Have you ever faced discouragement in doing God’s work? John the Baptist had reason to feel dejected (Matthew 11:2-3; see also Luke 7:18-20). Jesus had just warned his disciples about coming persecution for their mission (Matthew 10:16-39), yet promised that whoever received them would receive Jesus (Matthew 10:40-42). John, however, had already been rejected by those with power.
Now imprisoned, John recognized that he might never again see freedom. What would become of his calling? Was he not called to prepare the way for the coming one (Matthew 3:3, 11)? He had recognized Jesus as the promised one, who would baptize in the Spirit and in fire (Matthew 3:11); he even wanted Jesus to baptize him, presumably in the Spirit (Matthew 3:14). (In the context of John’s announcement, baptism in fire plainly referred to judgment—Matthew 3:10-12.) But now he was hearing reports about Jesus (Matthew 11:2), and there was no evident baptism in the Spirit and certainly no fire.
John now had doubts. Was Jesus the coming one or another forerunner? Either way, John trusted Jesus to tell him the truth. Jesus was a true prophet; John was only unsure whether he was the baptizer in the Spirit and fire that John himself had announced. So John sends some of his disciples to ask Jesus openly.
The Works Announce His Identity
At this point in Jesus’s ministry, it remained more discreet for Jesus not to specify his full identity publicly; nevertheless, he manages to communicate the idea indirectly for John. After the messengers have witnessed Jesus’s works, he sends them back with a summary of the works. The first noted works are the blind receiving sight and the disabled walking (Matthew 11:5).
“We may be tempted to condemn John’s doubts and struggles, but Jesus affirmed John.”
These first two works probably echo Isaiah 35:5-6, which belongs to promises of God’s future kingdom. Jesus’s works thus are demonstrations of God’s kingdom, or reign. The context of these signs in Isaiah includes the restoration of creation (Isaiah 35:1-2). Jesus’s present healings, although not universal, foreshadow a day when the Lord will renew creation, providing full healing for us and for the physical earth. Likewise, as we honor Jesus by carrying on his works, caring for people and even for the natural world, these works foreshadow the fuller deliverance to come.
Whether it was Jesus doing the works or us doing the works in his name, the works announce Jesus’s identity. Jesus is the one who inaugurated these works of the kingdom. Isaiah spoke of these works happening when God would come (Isaiah 35:4), just as John had announced that the one whose way he was preparing was divine—since only God could pour out God’s Spirit (Matthew 3:11).
Embracing the Lowly
In the last line of Matthew 11:5, Jesus also echoes Isaiah 61:1, referring to the mission of God’s servant to bring good news to the poor. Caring for the poor, like caring for the blind and disabled just mentioned, was not the way people in Galilee, Judea, or elsewhere in the Roman Empire sought power. The ambitious gathered wealth and cultivated the favor of members of the elite; in Judea Jesus could have appealed to Pharisees, scribes, and especially Sadducees. Instead Jesus follows only the Father’s mission, depending on the Father’s power. Jesus embraces the lowly and the outsiders, those who are willing to receive the kingdom with the same attitude of dependence as children (Matthew 18:3-4). It is the meek who will inherit the earth (Matthew 5:5), and Jesus himself is meek (Matthew 11:29).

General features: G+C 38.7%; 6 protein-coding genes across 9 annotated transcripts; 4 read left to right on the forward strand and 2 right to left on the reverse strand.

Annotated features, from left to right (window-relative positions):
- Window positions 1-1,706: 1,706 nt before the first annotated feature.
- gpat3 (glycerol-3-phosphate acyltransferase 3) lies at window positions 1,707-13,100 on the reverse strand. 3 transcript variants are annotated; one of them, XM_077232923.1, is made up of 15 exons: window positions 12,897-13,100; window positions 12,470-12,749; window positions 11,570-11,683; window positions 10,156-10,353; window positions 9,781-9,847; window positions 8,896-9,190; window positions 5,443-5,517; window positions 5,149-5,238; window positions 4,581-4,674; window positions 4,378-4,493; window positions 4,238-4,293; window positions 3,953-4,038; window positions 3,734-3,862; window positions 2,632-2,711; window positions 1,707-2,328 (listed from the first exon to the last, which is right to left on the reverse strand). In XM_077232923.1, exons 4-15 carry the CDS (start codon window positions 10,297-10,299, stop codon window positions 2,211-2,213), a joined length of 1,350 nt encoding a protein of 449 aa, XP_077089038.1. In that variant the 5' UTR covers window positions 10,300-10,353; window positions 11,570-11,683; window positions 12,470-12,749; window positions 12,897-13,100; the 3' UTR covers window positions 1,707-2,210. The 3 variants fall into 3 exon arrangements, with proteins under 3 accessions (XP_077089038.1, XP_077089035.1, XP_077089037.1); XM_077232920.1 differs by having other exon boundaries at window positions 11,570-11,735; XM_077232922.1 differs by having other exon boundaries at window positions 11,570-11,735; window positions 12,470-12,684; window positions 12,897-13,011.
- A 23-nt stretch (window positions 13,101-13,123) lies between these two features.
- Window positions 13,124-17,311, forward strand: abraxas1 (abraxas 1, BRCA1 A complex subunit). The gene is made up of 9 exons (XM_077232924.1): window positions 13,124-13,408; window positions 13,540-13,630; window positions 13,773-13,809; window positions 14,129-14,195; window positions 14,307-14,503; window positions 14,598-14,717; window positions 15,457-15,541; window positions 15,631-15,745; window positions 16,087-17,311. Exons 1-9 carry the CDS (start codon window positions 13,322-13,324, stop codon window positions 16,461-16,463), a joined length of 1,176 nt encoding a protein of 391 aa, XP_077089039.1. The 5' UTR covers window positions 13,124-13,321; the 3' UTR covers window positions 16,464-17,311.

After hinting about his identity to John through these biblical allusions, Jesus offers a blessing for whoever does not stumble on account of him (Matthew 11:6). The stumbling block of Jesus’s limited ministry prefigured the fuller stumbling block of the cross (cf. 1 Corinthians 1:23; Galatians 5:11). Humility, servanthood and sacrificial death are not what the world honors or what makes sense to the world, but God’s servants are not ashamed of the cross (Romans 1:16).
Jesus Praises John
We may be tempted to condemn John’s doubts and struggles, but Jesus affirmed John. After the messengers left, Jesus began to praise him behind his back (Matthew 11:7-10). Prophets such as Elijah and Jeremiah struggled with their callings (1 Kings 19:4; Jeremiah 20:14-18); David nearly snapped under pressure (2 Samuel 25:33-34), and in his ministry Paul experienced fear and anguish (2 Corinthians 7:5; 2 Corinthians 11:28-29). Later in this Gospel, Jesus himself expressed feelings of despair: “My God, my God, why have you abandoned me?” (Matthew 27:46). Of course, Jesus knew that the words he was praying were from a psalm that ended on a note of victory (Psalms 22), but that does not diminish the agony he experienced at that moment.
If you have ever experienced discouragement in doing God’s work, this was also true of God’s servants before you. God was faithful to them, however, and God will be faithful to you. Be faithful to what you are called to do, and God will see to it that what you are really called to do is fulfilled. We each have our part to play, and the Lord may praise our work afterward, as he did with John (cf. Matthew 25:21, 23). But the kingdom is not about us–it is about Jesus. We can have courage, because Jesus the kingdom-bringer has already inaugurated his victory. Unlike John, we know how that story ends.